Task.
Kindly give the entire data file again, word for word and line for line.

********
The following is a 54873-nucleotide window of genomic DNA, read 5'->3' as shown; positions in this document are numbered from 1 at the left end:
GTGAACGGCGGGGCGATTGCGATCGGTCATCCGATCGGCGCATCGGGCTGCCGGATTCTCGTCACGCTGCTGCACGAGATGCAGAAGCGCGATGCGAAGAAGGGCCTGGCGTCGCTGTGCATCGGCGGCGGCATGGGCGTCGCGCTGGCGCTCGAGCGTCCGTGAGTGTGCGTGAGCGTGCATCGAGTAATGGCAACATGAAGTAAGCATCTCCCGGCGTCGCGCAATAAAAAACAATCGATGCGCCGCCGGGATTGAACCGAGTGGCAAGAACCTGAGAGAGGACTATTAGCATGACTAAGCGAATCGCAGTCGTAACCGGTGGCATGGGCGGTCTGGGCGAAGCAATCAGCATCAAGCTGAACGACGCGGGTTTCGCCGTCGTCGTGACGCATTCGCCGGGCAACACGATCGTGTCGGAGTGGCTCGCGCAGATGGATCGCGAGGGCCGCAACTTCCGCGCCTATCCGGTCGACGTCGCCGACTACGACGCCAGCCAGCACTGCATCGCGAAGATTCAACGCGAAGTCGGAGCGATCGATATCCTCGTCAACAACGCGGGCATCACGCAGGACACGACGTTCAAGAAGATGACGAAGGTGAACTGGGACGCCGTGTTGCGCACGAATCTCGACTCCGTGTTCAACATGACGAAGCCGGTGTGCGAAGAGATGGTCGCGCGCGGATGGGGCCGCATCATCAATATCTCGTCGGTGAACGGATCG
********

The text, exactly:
The following is a 54873-nucleotide window of genomic DNA, read 5'->3' as shown; positions in this document are numbered from 1 at the left end:
GTGAACGGCGGGGCGATTGCGATCGGTCATCCGATCGGCGCATCGGGCTGCCGGATTCTCGTCACGCTGCTGCACGAGATGCAGAAGCGCGATGCGAAGAAGGGCCTGGCGTCGCTGTGCATCGGCGGCGGCATGGGCGTCGCGCTGGCGCTCGAGCGTCCGTGAGTGTGCGTGAGCGTGCATCGAGTAATGGCAACATGAAGTAAGCATCTCCCGGCGTCGCGCAATAAAAAACAATCGATGCGCCGCCGGGATTGAACCGAGTGGCAAGAACCTGAGAGAGGACTATTAGCATGACTAAGCGAATCGCAGTCGTAACCGGTGGCATGGGCGGTCTGGGCGAAGCAATCAGCATCAAGCTGAACGACGCGGGTTTCGCCGTCGTCGTGACGCATTCGCCGGGCAACACGATCGTGTCGGAGTGGCTCGCGCAGATGGATCGCGAGGGCCGCAACTTCCGCGCCTATCCGGTCGACGTCGCCGACTACGACGCCAGCCAGCACTGCATCGCGAAGATTCAACGCGAAGTCGGAGCGATCGATATCCTCGTCAACAACGCGGGCATCACGCAGGACACGACGTTCAAGAAGATGACGAAGGTGAACTGGGACGCCGTGTTGCGCACGAATCTCGACTCCGTGTTCAACATGACGAAGCCGGTGTGCGAAGAGATGGTCGCGCGCGGATGGGGCCGCATCATCAATATCTCGTCGGTGAACGGATCG